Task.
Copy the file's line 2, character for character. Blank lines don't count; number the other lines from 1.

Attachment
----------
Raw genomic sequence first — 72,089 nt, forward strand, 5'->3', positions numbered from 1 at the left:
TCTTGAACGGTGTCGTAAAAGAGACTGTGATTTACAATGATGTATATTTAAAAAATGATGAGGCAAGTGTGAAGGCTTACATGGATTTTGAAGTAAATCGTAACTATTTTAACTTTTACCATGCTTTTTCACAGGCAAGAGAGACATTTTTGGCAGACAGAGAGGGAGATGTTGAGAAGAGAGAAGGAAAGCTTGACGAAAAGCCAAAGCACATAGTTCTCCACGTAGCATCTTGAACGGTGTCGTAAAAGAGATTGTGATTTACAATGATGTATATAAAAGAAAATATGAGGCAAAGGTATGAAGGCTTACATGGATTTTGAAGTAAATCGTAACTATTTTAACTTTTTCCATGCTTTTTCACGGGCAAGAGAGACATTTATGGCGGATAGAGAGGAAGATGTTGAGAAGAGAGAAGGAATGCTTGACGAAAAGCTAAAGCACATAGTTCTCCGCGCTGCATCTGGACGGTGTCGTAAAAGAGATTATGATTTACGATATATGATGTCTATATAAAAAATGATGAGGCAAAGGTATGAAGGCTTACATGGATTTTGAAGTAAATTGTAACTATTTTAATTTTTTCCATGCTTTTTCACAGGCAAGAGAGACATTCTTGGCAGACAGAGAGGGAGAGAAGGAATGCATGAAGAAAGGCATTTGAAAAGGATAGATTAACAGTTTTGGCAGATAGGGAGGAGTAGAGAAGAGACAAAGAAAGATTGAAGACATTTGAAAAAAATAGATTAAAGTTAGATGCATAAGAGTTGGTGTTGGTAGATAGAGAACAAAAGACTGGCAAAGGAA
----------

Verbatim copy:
TCTTGAACGGTGTCGTAAAAGAGACTGTGATTTACAATGATGTATATTTAAAAAATGATGAGGCAAGTGTGAAGGCTTACATGGATTTTGAAGTAAATCGTAACTATTTTAACTTTTACCATGCTTTTTCACAGGCAAGAGAGACATTTTTGGCAGACAGAGAGGGAGATGTTGAGAAGAGAGAAGGAAAGCTTGACGAAAAGCCAAAGCACATAGTTCTCCACGTAGCATCTTGAACGGTGTCGTAAAAGAGATTGTGATTTACAATGATGTATATAAAAGAAAATATGAGGCAAAGGTATGAAGGCTTACATGGATTTTGAAGTAAATCGTAACTATTTTAACTTTTTCCATGCTTTTTCACGGGCAAGAGAGACATTTATGGCGGATAGAGAGGAAGATGTTGAGAAGAGAGAAGGAATGCTTGACGAAAAGCTAAAGCACATAGTTCTCCGCGCTGCATCTGGACGGTGTCGTAAAAGAGATTATGATTTACGATATATGATGTCTATATAAAAAATGATGAGGCAAAGGTATGAAGGCTTACATGGATTTTGAAGTAAATTGTAACTATTTTAATTTTTTCCATGCTTTTTCACAGGCAAGAGAGACATTCTTGGCAGACAGAGAGGGAGAGAAGGAATGCATGAAGAAAGGCATTTGAAAAGGATAGATTAACAGTTTTGGCAGATAGGGAGGAGTAGAGAAGAGACAAAGAAAGATTGAAGACATTTGAAAAAAATAGATTAAAGTTAGATGCATAAGAGTTGGTGTTGGTAGATAGAGAACAAAAGACTGGCAAAGGAA